When the Stalder’s heard about the opportunity, Sarah was quick to apply on Nicky’s behalf.

“It means everything. This is just amazing. We haven’t been able to do anything like this in years. Everybody here has done so much for us, we have family friends here who helped us with our lawn service and a lot of other things, and family who have watched Ollie for us while Nicky was in the hospital. It’s kind of our way of doing something for them, too, especially their children. They’re all gonna be very surprised,” Blake expressed.

Nicky Stalder , 4, of Midland, Mich. stands alongside cousins and family friends as they get a surprise visit from Chief the horse and Camp Casey on June 7, 2022, at Stadler’s grandparents home in Mundy Township, Mich. Camp Casey is a non-profit service that offers a “horsey house call” to families with children with life-threatening illnesses. Stadler was diagnosed with Acute Lymphoblastic Leukemia when he was eighteen months old. (KT Kanazawich | Flint Beat)

Ollie is Nicky’s twin brother. “It’s not easy” Blake said, in regards to Nicky’s diagnosis. Ollie, while being a supportive brother, has to remain isolated, too, and when Nicky is getting treatment, Ollie has to stay with friends and family. 

“Ollie today was already saying it’s the best day of his life and he doesn’t even know what’s happening,” Blake mentioned. 

Nicky Stalder, 4, of Midland, Mich. eagerly anticipates his turn to groom Chief the horse in his grandparent’s Mundy Township, Mich. home on June 4, 2022. Stadler, who was diagnosed with Acute lymphoblastic leukemia in 2019, received a “horsey house call” from Camp Casey, a Michigan-based non-profit that brings cost-free horse camps to the homes of children with life-threatening illnesses. (KT Kanazawich | Flint Beat)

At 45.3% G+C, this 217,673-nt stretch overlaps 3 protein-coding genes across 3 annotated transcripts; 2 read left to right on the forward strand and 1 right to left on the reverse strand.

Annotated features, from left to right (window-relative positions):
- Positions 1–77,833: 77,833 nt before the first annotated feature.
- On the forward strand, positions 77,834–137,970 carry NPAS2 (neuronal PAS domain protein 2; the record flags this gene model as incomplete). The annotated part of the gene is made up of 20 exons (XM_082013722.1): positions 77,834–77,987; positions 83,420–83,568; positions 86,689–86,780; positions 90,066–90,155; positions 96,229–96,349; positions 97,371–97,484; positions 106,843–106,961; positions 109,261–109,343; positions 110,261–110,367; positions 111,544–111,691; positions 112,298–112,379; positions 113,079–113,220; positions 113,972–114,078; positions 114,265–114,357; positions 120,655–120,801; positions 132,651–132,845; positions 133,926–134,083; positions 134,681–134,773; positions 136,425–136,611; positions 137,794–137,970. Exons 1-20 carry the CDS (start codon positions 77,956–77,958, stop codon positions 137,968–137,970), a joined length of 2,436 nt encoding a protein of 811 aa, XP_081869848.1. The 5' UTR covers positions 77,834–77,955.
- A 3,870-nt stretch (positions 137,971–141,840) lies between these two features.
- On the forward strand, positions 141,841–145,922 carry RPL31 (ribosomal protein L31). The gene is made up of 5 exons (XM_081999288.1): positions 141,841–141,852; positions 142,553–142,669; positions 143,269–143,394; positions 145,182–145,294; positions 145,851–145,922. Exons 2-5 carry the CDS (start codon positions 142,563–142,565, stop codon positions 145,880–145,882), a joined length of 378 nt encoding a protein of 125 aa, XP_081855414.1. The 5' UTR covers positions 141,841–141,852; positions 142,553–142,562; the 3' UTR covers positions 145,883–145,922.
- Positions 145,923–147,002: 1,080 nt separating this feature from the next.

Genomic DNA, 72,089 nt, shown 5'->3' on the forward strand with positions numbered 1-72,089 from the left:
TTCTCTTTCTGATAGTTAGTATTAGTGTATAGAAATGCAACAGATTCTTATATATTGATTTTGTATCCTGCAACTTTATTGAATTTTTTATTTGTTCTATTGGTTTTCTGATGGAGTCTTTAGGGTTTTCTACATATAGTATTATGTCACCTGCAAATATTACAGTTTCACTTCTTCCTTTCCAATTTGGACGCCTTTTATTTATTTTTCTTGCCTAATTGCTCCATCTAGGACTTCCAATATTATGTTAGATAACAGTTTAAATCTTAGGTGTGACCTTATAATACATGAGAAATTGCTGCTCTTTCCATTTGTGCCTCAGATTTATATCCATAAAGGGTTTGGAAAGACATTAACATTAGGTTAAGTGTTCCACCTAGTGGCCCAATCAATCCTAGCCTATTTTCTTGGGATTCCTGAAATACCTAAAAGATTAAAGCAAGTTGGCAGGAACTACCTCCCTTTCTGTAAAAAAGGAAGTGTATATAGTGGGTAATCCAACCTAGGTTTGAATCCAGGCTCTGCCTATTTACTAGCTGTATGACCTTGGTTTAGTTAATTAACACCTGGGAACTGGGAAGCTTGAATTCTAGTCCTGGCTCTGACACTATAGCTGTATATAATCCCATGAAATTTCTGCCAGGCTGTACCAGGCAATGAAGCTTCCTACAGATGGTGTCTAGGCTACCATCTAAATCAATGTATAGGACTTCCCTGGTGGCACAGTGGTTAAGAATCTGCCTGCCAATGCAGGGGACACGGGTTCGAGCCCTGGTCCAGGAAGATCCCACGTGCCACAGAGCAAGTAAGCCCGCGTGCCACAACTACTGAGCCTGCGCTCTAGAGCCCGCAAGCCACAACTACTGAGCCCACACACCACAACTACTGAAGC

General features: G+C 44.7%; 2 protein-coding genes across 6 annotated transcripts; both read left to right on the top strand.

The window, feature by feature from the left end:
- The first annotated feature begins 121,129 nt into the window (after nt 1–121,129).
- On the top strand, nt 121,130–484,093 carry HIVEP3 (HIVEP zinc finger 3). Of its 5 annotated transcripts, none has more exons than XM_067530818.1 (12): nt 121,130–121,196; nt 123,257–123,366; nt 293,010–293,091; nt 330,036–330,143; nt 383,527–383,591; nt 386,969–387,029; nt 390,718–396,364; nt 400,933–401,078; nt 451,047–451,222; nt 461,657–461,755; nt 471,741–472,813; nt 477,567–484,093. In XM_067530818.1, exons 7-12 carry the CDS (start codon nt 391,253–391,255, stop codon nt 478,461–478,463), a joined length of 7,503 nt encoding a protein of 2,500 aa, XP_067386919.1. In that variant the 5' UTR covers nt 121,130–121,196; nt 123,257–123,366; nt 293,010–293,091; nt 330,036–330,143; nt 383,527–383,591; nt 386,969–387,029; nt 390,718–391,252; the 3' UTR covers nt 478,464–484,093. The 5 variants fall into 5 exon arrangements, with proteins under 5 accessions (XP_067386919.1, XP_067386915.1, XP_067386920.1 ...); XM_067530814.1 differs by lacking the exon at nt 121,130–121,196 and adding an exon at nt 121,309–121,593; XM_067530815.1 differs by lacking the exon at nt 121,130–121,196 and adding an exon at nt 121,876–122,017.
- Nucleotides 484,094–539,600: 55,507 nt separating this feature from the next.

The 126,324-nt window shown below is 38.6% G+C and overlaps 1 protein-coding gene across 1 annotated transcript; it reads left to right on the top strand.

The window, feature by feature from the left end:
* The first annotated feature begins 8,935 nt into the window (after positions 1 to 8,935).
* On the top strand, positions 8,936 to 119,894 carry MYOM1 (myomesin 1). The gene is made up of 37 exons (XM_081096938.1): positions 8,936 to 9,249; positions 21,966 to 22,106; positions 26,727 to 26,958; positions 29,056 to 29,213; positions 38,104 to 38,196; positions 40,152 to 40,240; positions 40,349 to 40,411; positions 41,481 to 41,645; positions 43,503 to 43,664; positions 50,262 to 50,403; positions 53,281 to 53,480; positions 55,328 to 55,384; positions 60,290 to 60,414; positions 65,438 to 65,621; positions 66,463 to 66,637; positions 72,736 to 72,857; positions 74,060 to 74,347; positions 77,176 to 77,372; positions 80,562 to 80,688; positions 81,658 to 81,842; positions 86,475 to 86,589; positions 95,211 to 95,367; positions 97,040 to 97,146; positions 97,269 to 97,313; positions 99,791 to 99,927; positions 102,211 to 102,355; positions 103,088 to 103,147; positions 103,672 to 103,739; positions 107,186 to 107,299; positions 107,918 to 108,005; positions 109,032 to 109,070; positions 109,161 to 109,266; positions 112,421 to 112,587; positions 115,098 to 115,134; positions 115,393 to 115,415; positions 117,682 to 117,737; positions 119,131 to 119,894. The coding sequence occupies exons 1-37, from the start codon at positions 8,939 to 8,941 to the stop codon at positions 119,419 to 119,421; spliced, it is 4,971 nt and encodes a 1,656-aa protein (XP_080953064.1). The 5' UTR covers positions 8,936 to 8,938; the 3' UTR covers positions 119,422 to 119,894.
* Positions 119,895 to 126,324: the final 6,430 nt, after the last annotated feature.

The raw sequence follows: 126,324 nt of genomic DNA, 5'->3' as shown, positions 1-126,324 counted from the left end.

By this point, the Midland-based family had already gathered a small backyard party in Sarah’s parents’ backyard in Mundy Township, just outside of the Flint city limits, with close friends and family, including all of their children. 

The Stalder’s hadn’t had the opportunity to gather like that in three years because of Nicky’s immunocompromisation. 

“This is definitely a reflection of where we are in Nicky’s journey. He’s in a good spot so we’re able to celebrate and take advantage and enjoy the little things. For Camp Casey to put this service on it’s really special. We wouldn’t have had the opportunity to do something like this otherwise,” Blake said.

Though Nicky caught a sneak peek of Chief, he remained tight-lipped when he returned to the back yard where the other guests were hanging out. The Camp Casey staff guided all of the cowboys and cowgirls to a spot on the lawn to be surprised by their equine visitor. 

When Chief turned the corner into the yard, the childrens’ faces lit up with excitement. Nicky was the first to approach the horse, which stood about triple his height, petting him on his soft nose. 

The group followed Chief back to the front yard where the staff set up a circle of feed buckets for the children to sit on while they went through a horse safety lesson, and learned about all the proper brushes for grooming.